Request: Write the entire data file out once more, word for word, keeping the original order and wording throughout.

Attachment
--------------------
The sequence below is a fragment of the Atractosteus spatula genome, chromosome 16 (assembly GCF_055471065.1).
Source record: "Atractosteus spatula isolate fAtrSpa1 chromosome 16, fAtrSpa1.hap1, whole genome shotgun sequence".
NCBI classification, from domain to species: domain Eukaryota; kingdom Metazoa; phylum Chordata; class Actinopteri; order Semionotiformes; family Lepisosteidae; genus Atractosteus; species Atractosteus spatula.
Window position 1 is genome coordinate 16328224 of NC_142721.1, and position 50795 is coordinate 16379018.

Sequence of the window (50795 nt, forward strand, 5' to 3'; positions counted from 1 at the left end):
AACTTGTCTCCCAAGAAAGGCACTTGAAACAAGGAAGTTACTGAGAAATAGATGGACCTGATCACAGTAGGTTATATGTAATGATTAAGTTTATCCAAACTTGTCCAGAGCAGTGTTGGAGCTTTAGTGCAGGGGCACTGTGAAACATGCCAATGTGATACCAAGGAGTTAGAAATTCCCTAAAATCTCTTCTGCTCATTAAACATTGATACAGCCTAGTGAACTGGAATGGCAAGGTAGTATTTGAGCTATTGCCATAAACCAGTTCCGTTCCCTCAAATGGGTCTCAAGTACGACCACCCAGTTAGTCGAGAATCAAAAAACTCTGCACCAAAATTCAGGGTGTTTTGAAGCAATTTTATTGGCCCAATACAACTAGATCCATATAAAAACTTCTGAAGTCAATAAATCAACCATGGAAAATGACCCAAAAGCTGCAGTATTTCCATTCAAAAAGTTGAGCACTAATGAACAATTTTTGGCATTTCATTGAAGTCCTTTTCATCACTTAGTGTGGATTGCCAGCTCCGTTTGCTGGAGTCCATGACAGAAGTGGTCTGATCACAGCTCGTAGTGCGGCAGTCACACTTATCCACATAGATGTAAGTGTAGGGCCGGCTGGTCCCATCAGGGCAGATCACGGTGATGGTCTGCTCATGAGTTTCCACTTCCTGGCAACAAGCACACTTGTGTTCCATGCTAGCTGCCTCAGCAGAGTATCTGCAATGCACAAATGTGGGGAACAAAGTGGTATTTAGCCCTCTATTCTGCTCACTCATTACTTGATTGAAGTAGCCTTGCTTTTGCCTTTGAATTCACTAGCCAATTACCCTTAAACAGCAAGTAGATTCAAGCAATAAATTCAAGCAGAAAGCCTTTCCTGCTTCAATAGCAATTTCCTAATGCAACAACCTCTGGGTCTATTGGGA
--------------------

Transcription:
The sequence below is a fragment of the Atractosteus spatula genome, chromosome 16 (assembly GCF_055471065.1).
Source record: "Atractosteus spatula isolate fAtrSpa1 chromosome 16, fAtrSpa1.hap1, whole genome shotgun sequence".
NCBI classification, from domain to species: domain Eukaryota; kingdom Metazoa; phylum Chordata; class Actinopteri; order Semionotiformes; family Lepisosteidae; genus Atractosteus; species Atractosteus spatula.
Window position 1 is genome coordinate 16328224 of NC_142721.1, and position 50795 is coordinate 16379018.

Sequence of the window (50795 nt, forward strand, 5' to 3'; positions counted from 1 at the left end):
AACTTGTCTCCCAAGAAAGGCACTTGAAACAAGGAAGTTACTGAGAAATAGATGGACCTGATCACAGTAGGTTATATGTAATGATTAAGTTTATCCAAACTTGTCCAGAGCAGTGTTGGAGCTTTAGTGCAGGGGCACTGTGAAACATGCCAATGTGATACCAAGGAGTTAGAAATTCCCTAAAATCTCTTCTGCTCATTAAACATTGATACAGCCTAGTGAACTGGAATGGCAAGGTAGTATTTGAGCTATTGCCATAAACCAGTTCCGTTCCCTCAAATGGGTCTCAAGTACGACCACCCAGTTAGTCGAGAATCAAAAAACTCTGCACCAAAATTCAGGGTGTTTTGAAGCAATTTTATTGGCCCAATACAACTAGATCCATATAAAAACTTCTGAAGTCAATAAATCAACCATGGAAAATGACCCAAAAGCTGCAGTATTTCCATTCAAAAAGTTGAGCACTAATGAACAATTTTTGGCATTTCATTGAAGTCCTTTTCATCACTTAGTGTGGATTGCCAGCTCCGTTTGCTGGAGTCCATGACAGAAGTGGTCTGATCACAGCTCGTAGTGCGGCAGTCACACTTATCCACATAGATGTAAGTGTAGGGCCGGCTGGTCCCATCAGGGCAGATCACGGTGATGGTCTGCTCATGAGTTTCCACTTCCTGGCAACAAGCACACTTGTGTTCCATGCTAGCTGCCTCAGCAGAGTATCTGCAATGCACAAATGTGGGGAACAAAGTGGTATTTAGCCCTCTATTCTGCTCACTCATTACTTGATTGAAGTAGCCTTGCTTTTGCCTTTGAATTCACTAGCCAATTACCCTTAAACAGCAAGTAGATTCAAGCAATAAATTCAAGCAGAAAGCCTTTCCTGCTTCAATAGCAATTTCCTAATGCAACAACCTCTGGGTCTATTGGGA